The diagnosis of a cold is often a self–diagnosis. A doctor will examine the head, neck and lungs, and will look at the ears, throat, eyes and nose. A doctor is trained to tell the difference between a cold and other illnesses that are caused by bacteria and may require different treatment.
Treatment of Cold Because nothing can cure a cold, treating the symptoms is all that can be done. A running nose can be treated with antihistamines, such as diphenhydramine or clemastine and decongestants such as pseudoephedrine.
A fever can be treated with fever–reducing drugs such as aspirin, acetaminophen, or ibuprofen. Children should never be given aspirin. A person with a cold should drink plenty of fluids and take rest.How is the disease monitored? A person with any of the following symptoms should contact a doctor.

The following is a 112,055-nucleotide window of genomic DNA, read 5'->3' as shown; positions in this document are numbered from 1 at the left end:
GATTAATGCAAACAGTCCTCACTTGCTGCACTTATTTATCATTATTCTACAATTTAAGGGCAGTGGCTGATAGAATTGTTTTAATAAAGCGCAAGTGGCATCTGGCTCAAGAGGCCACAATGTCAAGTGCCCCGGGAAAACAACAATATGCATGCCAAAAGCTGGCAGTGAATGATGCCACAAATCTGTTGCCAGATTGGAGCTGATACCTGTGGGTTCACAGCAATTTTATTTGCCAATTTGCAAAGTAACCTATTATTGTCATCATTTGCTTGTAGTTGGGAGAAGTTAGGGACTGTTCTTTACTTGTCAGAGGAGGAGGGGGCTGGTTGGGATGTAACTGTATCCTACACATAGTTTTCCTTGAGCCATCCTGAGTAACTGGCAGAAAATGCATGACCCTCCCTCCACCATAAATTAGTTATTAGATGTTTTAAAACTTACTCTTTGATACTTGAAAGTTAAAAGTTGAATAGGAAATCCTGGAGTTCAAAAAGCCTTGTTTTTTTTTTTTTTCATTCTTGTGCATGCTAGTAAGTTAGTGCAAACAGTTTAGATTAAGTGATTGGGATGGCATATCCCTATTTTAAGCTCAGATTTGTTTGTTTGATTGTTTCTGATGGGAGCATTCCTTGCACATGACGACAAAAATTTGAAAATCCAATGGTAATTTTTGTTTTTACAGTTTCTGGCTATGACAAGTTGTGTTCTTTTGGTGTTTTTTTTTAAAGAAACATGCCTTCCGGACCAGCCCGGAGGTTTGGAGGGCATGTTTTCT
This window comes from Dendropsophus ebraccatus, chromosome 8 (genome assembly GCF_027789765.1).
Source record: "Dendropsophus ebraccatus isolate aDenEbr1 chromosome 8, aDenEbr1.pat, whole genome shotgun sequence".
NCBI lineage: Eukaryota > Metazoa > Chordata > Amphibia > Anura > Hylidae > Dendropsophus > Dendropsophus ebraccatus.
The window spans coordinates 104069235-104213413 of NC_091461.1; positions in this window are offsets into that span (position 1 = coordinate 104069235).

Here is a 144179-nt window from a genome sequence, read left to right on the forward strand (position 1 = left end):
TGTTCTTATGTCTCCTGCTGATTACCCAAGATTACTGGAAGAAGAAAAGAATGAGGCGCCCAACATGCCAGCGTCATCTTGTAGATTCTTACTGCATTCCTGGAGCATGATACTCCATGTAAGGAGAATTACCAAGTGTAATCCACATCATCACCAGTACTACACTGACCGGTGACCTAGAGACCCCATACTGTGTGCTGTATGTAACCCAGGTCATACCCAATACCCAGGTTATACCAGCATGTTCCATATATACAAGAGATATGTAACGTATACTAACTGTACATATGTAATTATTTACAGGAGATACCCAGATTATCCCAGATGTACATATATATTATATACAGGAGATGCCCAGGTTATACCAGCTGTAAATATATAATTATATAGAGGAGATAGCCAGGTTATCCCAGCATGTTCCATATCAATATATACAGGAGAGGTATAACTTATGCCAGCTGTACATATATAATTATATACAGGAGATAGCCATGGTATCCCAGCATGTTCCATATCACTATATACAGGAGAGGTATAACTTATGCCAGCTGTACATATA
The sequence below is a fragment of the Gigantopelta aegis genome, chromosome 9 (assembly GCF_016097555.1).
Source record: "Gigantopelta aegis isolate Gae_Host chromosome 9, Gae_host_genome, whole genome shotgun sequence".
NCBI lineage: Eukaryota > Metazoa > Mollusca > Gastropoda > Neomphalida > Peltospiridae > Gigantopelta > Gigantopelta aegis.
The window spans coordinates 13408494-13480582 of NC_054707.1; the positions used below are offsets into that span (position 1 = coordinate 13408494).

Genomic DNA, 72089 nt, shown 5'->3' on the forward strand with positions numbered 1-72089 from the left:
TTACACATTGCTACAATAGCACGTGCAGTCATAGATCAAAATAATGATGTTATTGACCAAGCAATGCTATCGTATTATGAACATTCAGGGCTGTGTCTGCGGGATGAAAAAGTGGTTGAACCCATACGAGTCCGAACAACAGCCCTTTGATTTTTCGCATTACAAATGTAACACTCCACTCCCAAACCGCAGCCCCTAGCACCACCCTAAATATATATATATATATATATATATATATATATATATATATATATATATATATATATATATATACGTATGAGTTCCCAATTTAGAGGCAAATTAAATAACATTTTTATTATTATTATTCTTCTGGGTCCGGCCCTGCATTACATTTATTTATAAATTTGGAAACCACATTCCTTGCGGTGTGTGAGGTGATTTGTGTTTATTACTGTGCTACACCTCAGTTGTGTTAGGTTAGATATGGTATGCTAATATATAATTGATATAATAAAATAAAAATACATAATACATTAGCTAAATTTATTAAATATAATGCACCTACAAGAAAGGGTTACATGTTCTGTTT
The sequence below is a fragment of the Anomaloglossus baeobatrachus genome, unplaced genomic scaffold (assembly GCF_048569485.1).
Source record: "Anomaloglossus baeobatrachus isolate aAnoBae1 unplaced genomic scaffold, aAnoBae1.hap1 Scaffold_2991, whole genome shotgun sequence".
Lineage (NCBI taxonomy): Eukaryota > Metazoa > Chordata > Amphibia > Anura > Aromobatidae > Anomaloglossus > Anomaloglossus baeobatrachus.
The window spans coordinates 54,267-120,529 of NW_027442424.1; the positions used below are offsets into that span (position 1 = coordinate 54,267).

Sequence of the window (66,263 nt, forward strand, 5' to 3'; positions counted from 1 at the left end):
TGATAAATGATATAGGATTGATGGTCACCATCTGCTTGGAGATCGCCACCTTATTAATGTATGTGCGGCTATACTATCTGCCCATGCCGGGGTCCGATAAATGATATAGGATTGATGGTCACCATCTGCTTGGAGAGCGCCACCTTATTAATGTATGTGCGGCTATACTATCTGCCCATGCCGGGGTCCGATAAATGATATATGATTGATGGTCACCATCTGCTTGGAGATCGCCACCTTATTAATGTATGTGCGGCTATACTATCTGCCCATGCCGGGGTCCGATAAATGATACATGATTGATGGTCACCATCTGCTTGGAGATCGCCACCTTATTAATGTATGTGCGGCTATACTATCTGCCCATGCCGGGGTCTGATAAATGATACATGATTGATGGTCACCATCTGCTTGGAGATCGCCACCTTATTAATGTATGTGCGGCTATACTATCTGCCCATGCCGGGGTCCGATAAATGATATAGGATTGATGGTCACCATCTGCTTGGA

- Green sputum.
- A temperature higher than 102.5 degrees fahrenheit.
- Cold symptoms that continue past 7 to 10 days.
- Aspirin and ibuprofen can irritate the stomach.
- Antihistamines can cause drowsiness.
- Antihistamines and decongestants can make the sinuses overly dry.
- Driving or operating machinery should be limited when taking cold medications.
Long Term effects of Treatment Most colds resolve within 7 to 10 days. Some people will develop complications, such as a sinus infection, ear infection or long–term cough. Persons with breathing difficulties or lung conditions such as asthma are more likely to develop complications. Some children develop ear infections or sinus infections after they have a cold.